Have you ever wondered….who is accounting for all these things that are happening in our cities and towns? Have you met the town scribe? Other than personal journals, or television news, the only business that is accounting for our daily history is the local newspaper. Social networking like Facebook, or Instagram are great to read for gossip, and to get some news, true or not.
Officers assisting, and still onsite for an airplane that crash landed in the trees, next to the highway on HWY 69 between Bullard and Mt. Selman. Report was that a pilot instructor and his student were air lifted to hospital after their plane crashed on the side of the road. DPS officers were on scene and traffic was backed up for miles as seen by witnesses as late as 6:20 PM this evening. We will provide updates and more news as it develops. Thank you to Officer Gilow for the photos.
GILMER–Some nine congregations of the Church of Christ in Upshur and Wood Counties invite the public to attend “An Evening with Jesus” Sunday at the Yamboree Exhibit Building, located off U.S. 271 in the Yamboree Park in Gilmer. Eric B. King, minister of the Valley View Church of Christ, is speaker for the event, set for 6 p.m. to 7 p.m. Valley View is among congregations sponsoring the event.
Muck Rack makes it simple to find people, tweets, or articles that mention any name, keyword, company, hashtag etc. We've compiled this guide to help you make the most of your search.
Selecting a term
Start searching tweets, articles from media outlets, articles mentioned in tweets, journalists'
names, titles and bios with some suggested searches:
Companies or Topics (e.g. iPhone, Microsoft)
Phrases (e.g. "cloud computing") — use quotes to keep the terms together
Twitter handles (e.g. @username) — returns those who have mentioned or replied to
Names (e.g. "David Pogue")
Hashtags (e.g. #sxsw, #london2012)
Bio details (e.g. vegan, Olympics, father)
Muck Rack's Advanced Search allows for many boolean operators.
Find results that mention multiple specified terms, use AND or
+. For example, ensure each result contains both Elon Musk and Mark Zuckerberg by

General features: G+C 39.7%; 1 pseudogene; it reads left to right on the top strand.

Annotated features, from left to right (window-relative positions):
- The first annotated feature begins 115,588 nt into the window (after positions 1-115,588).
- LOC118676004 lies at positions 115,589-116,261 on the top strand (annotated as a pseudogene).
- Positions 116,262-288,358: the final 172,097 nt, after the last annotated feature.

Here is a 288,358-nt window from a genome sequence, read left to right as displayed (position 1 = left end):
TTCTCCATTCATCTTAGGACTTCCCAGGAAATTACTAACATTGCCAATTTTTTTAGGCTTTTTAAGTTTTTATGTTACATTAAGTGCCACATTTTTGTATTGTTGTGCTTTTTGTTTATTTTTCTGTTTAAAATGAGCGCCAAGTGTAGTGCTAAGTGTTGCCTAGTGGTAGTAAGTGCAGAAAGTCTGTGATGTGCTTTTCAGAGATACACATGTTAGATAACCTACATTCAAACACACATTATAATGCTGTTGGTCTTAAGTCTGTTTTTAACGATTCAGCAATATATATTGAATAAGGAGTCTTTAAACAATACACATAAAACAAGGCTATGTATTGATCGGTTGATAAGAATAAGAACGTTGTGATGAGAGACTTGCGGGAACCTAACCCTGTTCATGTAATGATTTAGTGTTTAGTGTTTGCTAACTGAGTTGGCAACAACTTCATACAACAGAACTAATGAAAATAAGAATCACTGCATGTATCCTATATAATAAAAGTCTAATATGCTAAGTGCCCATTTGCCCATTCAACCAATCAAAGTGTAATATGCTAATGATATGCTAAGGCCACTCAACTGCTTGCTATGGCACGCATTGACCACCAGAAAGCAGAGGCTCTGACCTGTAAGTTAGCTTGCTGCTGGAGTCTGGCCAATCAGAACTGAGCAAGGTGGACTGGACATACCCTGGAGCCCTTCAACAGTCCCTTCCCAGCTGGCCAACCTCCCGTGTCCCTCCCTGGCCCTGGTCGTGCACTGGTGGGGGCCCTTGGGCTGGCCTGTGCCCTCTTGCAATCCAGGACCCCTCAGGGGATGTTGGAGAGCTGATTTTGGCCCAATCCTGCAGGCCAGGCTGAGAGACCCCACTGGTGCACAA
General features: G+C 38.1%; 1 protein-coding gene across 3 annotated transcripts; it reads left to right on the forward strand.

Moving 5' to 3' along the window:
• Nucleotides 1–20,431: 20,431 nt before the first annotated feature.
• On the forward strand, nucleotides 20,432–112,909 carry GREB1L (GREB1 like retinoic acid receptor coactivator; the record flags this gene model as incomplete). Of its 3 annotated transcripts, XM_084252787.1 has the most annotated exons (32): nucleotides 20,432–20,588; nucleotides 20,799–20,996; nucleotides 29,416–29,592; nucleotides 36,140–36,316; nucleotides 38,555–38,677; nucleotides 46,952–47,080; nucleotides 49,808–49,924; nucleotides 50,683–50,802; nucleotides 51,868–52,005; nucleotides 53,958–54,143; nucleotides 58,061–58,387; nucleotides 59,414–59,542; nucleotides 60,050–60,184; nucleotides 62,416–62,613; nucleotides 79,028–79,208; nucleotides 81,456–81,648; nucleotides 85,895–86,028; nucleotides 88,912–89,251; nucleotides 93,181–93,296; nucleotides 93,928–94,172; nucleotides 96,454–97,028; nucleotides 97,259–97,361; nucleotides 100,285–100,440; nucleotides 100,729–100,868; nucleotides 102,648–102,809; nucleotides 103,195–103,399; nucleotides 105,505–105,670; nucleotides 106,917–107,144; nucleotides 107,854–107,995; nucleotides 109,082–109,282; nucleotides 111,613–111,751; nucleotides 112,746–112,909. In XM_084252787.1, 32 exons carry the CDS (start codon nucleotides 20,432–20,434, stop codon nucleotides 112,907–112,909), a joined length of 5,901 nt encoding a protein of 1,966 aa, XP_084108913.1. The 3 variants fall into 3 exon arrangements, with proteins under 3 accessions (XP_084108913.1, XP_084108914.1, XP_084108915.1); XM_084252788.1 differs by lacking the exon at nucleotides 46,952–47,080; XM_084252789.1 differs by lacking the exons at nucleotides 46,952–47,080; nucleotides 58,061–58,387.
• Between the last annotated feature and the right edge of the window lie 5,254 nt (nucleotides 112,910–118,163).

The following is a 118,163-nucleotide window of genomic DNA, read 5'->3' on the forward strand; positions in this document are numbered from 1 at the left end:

searching Obama AND Romney or Obama + Romney.
Use the operators OR or , to broaden your search when you'd like either of
multiple terms to appear in results. (This is the default behavior of our search when no operators
are used.) For example, search for democrat OR republican to find results that refer to
Democrats and/or Republicans.
Use NOT or - to subtract results from your search. For
example, searching Disney will yield results about the Walt Disney Company as well as Walt Disney
World Resort. To exclude mentions of Disney World, search for Disney -World or Disney
When using one of these operators with a phrase, enclose it in quotation marks. For example, you can
find results about smartphones excluding Apple's iPhone 4S by searching smartphone -"iPhone
Exact case matching or punctuation
If you're searching for a brand name or keyword that relies on specific punctuation marks or capitalization, you can
find results that match your exact query by adding matchcase: before the keyword you're searching for, like matchcase:E*TRADE .
Use parentheses to separate multiple
boolean phrases. For example, to find journalists talking about having fun in Disney World or
Disneyland, search for ("disney world" OR disneyland) AND fun.
An asterisk can be used to search for any variation of a root word truncated by the asterisk. For example, searching for admin* will return results for administrator, administration, administer, administered, etc.
A near operator is an AND operator where you can control the distance between the words. You can vary the distance the near operation uses by adding a forward slash and number (between 0-99) such as strawberries NEAR/10 "whipped cream", which means the strawberries must exist within 10 words of "whipped cream".